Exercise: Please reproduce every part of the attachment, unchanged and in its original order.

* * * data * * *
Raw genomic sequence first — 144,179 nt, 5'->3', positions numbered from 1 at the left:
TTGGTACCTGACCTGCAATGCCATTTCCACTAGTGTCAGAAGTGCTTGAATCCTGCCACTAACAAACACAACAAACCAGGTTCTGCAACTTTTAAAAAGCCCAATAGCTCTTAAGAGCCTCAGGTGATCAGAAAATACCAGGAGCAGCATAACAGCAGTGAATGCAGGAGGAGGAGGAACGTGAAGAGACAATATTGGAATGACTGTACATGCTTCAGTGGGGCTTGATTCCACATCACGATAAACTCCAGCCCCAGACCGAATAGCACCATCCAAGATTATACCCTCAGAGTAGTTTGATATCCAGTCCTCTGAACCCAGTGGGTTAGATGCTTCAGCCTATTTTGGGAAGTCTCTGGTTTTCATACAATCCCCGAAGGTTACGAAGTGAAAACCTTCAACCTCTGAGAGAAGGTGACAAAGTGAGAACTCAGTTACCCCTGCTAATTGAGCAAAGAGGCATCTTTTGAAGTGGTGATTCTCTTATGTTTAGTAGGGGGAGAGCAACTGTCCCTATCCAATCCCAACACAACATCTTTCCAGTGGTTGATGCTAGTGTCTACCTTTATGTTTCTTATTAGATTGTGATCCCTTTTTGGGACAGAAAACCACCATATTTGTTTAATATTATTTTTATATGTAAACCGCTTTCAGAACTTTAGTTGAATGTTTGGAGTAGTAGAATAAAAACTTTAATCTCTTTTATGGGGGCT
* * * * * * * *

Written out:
Raw genomic sequence first — 144,179 nt, 5'->3', positions numbered from 1 at the left:
TTGGTACCTGACCTGCAATGCCATTTCCACTAGTGTCAGAAGTGCTTGAATCCTGCCACTAACAAACACAACAAACCAGGTTCTGCAACTTTTAAAAAGCCCAATAGCTCTTAAGAGCCTCAGGTGATCAGAAAATACCAGGAGCAGCATAACAGCAGTGAATGCAGGAGGAGGAGGAACGTGAAGAGACAATATTGGAATGACTGTACATGCTTCAGTGGGGCTTGATTCCACATCACGATAAACTCCAGCCCCAGACCGAATAGCACCATCCAAGATTATACCCTCAGAGTAGTTTGATATCCAGTCCTCTGAACCCAGTGGGTTAGATGCTTCAGCCTATTTTGGGAAGTCTCTGGTTTTCATACAATCCCCGAAGGTTACGAAGTGAAAACCTTCAACCTCTGAGAGAAGGTGACAAAGTGAGAACTCAGTTACCCCTGCTAATTGAGCAAAGAGGCATCTTTTGAAGTGGTGATTCTCTTATGTTTAGTAGGGGGAGAGCAACTGTCCCTATCCAATCCCAACACAACATCTTTCCAGTGGTTGATGCTAGTGTCTACCTTTATGTTTCTTATTAGATTGTGATCCCTTTTTGGGACAGAAAACCACCATATTTGTTTAATATTATTTTTATATGTAAACCGCTTTCAGAACTTTAGTTGAATGTTTGGAGTAGTAGAATAAAAACTTTAATCTCTTTTATGGGGGCT